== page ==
Ex­it­ing the Paris Cli­mate Agree­ment

Scant ev­i­dence of ex­pected ben­e­fit means Scott Pruitt is right

The Washington Times Daily - - OPINION - By E. Calvin Beis­ner E. Calvin Beis­ner is founder and na­tional spokesman of the Corn­wall Al­liance for the Stew­ard­ship of Cre­ation.

En­vi­ron­men­tal Pro­tec­tion Agency Ad­min­is­tra­tor Scott Pruitt ap­peared on “Fox & Friends” April 13 and said, “Paris is some­thing we re­ally need to look at closely, be­cause it’s some­thing we need to exit, in my opin­ion.” Why? “It’s a bad deal for Amer­ica. … China and In­dia had no obli­ga­tions un­der the agree­ment un­til 2030, we front­loaded all of our costs, at the ex­pense of jobs.” That’s a good start. It should res­onate well with Amer­i­cans who use elec­tric­ity at home or work and gas or diesel in their cars — i.e., pretty much all of us.

But if Mr. Pruitt wants to ex­pand pub­lic sup­port, he needs to make six other im­por­tant points.

First, Bjorn Lom­borg, ac­cept­ing cli­mate-change ad­vo­cates’ as­sump­tions about how much warm­ing comes from car­bon diox­ide, showed in a peer-re­viewed study that im­ple­ment­ing all pro­vi­sions of all sign­ers to Paris would pre­vent only 0.306 de­grees Fahren­heit of global warm­ing by 2100.

What would it cost? Unof­fi­cial es­ti­mates by the United States, Euro­pean Union, Mex­ico and China amount to $739–$757 bil­lion per year.

Those par­ties ac­count for about 80 per­cent of sig­na­to­ries’ emis­sions re­duc­tion pledges. Other pledges would have sim­i­lar costs per unit, im­ply­ing some­thing in the range of $185–$189 bil­lion.

All told, $924–$946 bil­lion. Per year. Ev­ery year from 2030 to the end of the cen­tury. “And that’s if the politi­cians do ev­ery­thing right. If not, the real cost could dou­ble,” Mr. Lom­borg said.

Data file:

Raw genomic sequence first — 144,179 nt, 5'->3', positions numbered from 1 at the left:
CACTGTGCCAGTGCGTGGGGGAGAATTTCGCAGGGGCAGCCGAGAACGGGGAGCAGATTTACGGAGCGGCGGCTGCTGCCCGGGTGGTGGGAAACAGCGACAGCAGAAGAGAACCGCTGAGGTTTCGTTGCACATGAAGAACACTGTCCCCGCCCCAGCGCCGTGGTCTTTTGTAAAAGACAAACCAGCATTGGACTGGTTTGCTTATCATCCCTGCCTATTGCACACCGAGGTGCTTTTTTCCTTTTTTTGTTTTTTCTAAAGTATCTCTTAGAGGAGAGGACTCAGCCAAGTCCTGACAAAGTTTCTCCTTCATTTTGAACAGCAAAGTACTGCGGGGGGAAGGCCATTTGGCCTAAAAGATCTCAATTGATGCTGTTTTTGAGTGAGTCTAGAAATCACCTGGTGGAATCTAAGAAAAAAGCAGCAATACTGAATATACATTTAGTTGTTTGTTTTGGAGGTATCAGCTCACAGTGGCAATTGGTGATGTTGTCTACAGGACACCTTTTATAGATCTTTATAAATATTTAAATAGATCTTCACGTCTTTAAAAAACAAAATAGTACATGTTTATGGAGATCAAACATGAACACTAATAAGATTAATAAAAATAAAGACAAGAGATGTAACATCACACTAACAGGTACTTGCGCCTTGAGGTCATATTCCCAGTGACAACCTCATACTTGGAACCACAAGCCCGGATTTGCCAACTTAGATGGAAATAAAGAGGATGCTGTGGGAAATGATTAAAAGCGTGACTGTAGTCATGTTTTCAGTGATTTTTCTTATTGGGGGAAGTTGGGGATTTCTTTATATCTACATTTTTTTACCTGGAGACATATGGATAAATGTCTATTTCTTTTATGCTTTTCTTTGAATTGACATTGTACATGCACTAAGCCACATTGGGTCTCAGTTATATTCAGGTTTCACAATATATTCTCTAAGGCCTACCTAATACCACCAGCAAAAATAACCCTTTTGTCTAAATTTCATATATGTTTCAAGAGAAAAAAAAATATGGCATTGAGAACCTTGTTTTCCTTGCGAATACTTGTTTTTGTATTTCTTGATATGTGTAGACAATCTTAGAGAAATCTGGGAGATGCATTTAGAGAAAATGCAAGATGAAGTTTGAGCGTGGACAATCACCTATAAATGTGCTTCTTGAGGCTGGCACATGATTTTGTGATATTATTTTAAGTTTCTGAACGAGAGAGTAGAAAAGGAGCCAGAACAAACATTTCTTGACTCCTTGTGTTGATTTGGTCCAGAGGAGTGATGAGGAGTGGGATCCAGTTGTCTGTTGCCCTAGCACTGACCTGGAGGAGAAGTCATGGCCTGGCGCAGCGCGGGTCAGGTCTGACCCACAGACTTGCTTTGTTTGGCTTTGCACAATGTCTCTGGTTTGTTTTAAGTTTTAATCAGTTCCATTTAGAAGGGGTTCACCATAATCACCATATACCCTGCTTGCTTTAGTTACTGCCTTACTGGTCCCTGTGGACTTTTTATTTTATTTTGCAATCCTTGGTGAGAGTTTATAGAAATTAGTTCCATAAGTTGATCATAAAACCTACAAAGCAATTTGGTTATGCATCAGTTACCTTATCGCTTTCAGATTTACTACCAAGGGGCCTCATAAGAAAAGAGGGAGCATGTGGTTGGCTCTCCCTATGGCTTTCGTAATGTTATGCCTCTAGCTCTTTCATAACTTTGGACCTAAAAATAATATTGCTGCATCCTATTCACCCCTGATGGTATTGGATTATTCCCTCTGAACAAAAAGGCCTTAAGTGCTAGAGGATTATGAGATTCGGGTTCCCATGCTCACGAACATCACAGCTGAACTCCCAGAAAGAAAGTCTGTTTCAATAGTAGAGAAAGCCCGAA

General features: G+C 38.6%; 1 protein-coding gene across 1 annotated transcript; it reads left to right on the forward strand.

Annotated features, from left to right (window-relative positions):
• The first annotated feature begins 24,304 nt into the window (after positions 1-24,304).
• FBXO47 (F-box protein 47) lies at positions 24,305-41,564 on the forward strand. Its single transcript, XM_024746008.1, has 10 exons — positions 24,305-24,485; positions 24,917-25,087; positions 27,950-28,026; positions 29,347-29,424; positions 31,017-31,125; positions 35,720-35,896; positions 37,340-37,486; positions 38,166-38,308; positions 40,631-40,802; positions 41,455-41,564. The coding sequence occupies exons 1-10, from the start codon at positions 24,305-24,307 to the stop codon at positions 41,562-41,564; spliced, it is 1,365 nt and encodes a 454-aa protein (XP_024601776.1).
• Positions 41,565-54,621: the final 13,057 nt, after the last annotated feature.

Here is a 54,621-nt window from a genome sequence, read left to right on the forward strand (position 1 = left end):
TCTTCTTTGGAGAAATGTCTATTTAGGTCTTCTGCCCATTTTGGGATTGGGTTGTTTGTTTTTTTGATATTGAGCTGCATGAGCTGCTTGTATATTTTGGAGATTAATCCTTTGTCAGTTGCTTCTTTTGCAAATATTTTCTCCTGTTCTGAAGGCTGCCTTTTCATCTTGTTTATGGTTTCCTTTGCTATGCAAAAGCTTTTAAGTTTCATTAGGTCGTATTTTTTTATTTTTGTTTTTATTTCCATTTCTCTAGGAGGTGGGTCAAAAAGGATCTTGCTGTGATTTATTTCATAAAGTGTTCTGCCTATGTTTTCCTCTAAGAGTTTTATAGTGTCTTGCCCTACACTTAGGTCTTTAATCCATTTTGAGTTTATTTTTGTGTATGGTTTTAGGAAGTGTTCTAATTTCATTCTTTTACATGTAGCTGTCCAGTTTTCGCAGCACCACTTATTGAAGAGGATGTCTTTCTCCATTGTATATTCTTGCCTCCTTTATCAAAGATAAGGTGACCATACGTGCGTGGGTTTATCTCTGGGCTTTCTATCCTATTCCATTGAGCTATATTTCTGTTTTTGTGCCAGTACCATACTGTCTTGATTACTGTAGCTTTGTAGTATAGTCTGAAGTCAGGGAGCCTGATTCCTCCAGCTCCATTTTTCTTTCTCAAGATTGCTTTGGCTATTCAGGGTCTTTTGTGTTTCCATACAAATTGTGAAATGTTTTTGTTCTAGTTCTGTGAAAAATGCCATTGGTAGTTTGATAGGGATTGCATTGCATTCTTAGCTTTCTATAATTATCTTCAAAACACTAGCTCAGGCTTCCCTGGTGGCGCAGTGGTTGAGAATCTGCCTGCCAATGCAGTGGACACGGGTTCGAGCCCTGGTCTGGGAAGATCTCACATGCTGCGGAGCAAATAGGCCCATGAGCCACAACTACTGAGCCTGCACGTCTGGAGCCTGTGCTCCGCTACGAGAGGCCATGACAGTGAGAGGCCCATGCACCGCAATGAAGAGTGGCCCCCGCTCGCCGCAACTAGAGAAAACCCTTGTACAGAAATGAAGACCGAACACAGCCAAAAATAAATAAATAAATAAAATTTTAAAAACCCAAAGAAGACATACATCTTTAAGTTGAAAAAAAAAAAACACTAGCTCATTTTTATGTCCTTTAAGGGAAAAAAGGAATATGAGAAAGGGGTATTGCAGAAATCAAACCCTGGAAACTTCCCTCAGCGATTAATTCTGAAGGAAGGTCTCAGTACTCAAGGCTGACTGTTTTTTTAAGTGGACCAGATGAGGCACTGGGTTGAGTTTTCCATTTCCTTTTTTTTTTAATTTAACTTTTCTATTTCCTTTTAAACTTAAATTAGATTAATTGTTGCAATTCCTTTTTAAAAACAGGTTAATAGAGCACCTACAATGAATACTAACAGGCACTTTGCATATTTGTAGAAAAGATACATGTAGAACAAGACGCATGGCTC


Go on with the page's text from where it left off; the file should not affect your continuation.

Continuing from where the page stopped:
So, for $65–$132 tril­lion, we might — if the alarmists are right — re­duce global aver­age tem­per­a­ture by a third of one de­gree by 2100. That’s $212– $431 bil­lion per thou­sandth of a de­gree of cool­ing.

Se­cond, if car­bon diox­ide’s warm­ing ef­fect is smaller than alarmists al­lege, two things fol­low: First, there’s not as much warm­ing ahead to fear. Se­cond, the cool­ing ef­fect of re­duced emis­sions will be less than thought, and the cost per unit higher.

Em­pir­i­cal ev­i­dence is mount­ing that the cli­mate mod­els on which cli­mat­e­change ad­vo­cates rely over­state car­bon diox­ide’s warm­ing ef­fect.

As Univer­sity of Alabama cli­ma­tol­o­gist John Christy tes­ti­fied be­fore the House Science, Space and Tech­nol­ogy Com­mit­tee March 29, the mod­els call for warm­ing of 0.389 de­grees Fahren­heit per decade. But weather bal­loon mea­sure­ments find only 0.2 de­grees Fahren­heit, satel­lite mea­sure­ments 0.211 de­grees Fahren­heit and re-analy­ses of data from ma­jor weather cen­ters around the world 0.221 de­grees Fahren­heit.

Ob­served warm­ing is about one-half to three-fifths what the mod­els pre­dict.

It’s not just “cli­mate skep­tics” who see this. Astro­physi­cist Ethan Siegel, in an ar­ti­cle meant to re­fute “cli­mate skep­tics,” re­ported that global tem­per­a­ture has been ris­ing at 0.072–0.144 de­grees Fahren­heit per decade — one-fifth to one-third the mod­eled rate.